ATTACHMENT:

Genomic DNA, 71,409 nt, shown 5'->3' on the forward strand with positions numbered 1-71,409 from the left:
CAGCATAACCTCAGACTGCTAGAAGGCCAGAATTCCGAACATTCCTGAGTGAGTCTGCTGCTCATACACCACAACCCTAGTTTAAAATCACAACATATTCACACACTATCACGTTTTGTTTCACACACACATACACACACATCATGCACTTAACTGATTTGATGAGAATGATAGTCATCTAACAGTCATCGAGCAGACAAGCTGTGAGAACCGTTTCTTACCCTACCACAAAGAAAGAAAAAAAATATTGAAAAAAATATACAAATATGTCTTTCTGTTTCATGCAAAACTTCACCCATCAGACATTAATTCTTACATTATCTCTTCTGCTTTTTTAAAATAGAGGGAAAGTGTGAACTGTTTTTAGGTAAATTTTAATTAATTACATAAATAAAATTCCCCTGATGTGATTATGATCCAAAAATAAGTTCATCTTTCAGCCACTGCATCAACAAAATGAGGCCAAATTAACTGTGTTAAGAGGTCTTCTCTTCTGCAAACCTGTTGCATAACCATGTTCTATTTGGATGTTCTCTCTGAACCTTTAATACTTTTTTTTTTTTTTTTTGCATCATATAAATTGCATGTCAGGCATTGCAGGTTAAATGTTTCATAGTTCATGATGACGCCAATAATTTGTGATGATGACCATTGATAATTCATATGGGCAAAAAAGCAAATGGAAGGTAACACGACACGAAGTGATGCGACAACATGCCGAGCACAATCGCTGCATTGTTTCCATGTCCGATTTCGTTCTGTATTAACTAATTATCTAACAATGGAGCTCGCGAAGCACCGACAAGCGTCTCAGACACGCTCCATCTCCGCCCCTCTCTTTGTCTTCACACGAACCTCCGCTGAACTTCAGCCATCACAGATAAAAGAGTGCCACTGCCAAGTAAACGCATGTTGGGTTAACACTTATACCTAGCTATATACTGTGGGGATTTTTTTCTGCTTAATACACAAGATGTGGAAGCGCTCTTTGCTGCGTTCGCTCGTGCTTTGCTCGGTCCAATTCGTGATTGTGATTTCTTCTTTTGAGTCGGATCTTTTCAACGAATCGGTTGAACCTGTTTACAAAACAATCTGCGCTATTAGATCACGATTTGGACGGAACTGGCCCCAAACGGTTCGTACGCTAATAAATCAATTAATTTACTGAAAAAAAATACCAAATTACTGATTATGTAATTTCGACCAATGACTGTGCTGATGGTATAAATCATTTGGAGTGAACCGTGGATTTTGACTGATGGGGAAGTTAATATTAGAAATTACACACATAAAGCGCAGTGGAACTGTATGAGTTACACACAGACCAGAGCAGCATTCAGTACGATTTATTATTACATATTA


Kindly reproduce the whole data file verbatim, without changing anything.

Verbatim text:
Genomic DNA, 71,409 nt, shown 5'->3' on the forward strand with positions numbered 1-71,409 from the left:
CAGCATAACCTCAGACTGCTAGAAGGCCAGAATTCCGAACATTCCTGAGTGAGTCTGCTGCTCATACACCACAACCCTAGTTTAAAATCACAACATATTCACACACTATCACGTTTTGTTTCACACACACATACACACACATCATGCACTTAACTGATTTGATGAGAATGATAGTCATCTAACAGTCATCGAGCAGACAAGCTGTGAGAACCGTTTCTTACCCTACCACAAAGAAAGAAAAAAAATATTGAAAAAAATATACAAATATGTCTTTCTGTTTCATGCAAAACTTCACCCATCAGACATTAATTCTTACATTATCTCTTCTGCTTTTTTAAAATAGAGGGAAAGTGTGAACTGTTTTTAGGTAAATTTTAATTAATTACATAAATAAAATTCCCCTGATGTGATTATGATCCAAAAATAAGTTCATCTTTCAGCCACTGCATCAACAAAATGAGGCCAAATTAACTGTGTTAAGAGGTCTTCTCTTCTGCAAACCTGTTGCATAACCATGTTCTATTTGGATGTTCTCTCTGAACCTTTAATACTTTTTTTTTTTTTTTTTGCATCATATAAATTGCATGTCAGGCATTGCAGGTTAAATGTTTCATAGTTCATGATGACGCCAATAATTTGTGATGATGACCATTGATAATTCATATGGGCAAAAAAGCAAATGGAAGGTAACACGACACGAAGTGATGCGACAACATGCCGAGCACAATCGCTGCATTGTTTCCATGTCCGATTTCGTTCTGTATTAACTAATTATCTAACAATGGAGCTCGCGAAGCACCGACAAGCGTCTCAGACACGCTCCATCTCCGCCCCTCTCTTTGTCTTCACACGAACCTCCGCTGAACTTCAGCCATCACAGATAAAAGAGTGCCACTGCCAAGTAAACGCATGTTGGGTTAACACTTATACCTAGCTATATACTGTGGGGATTTTTTTCTGCTTAATACACAAGATGTGGAAGCGCTCTTTGCTGCGTTCGCTCGTGCTTTGCTCGGTCCAATTCGTGATTGTGATTTCTTCTTTTGAGTCGGATCTTTTCAACGAATCGGTTGAACCTGTTTACAAAACAATCTGCGCTATTAGATCACGATTTGGACGGAACTGGCCCCAAACGGTTCGTACGCTAATAAATCAATTAATTTACTGAAAAAAAATACCAAATTACTGATTATGTAATTTCGACCAATGACTGTGCTGATGGTATAAATCATTTGGAGTGAACCGTGGATTTTGACTGATGGGGAAGTTAATATTAGAAATTACACACATAAAGCGCAGTGGAACTGTATGAGTTACACACAGACCAGAGCAGCATTCAGTACGATTTATTATTACATATTA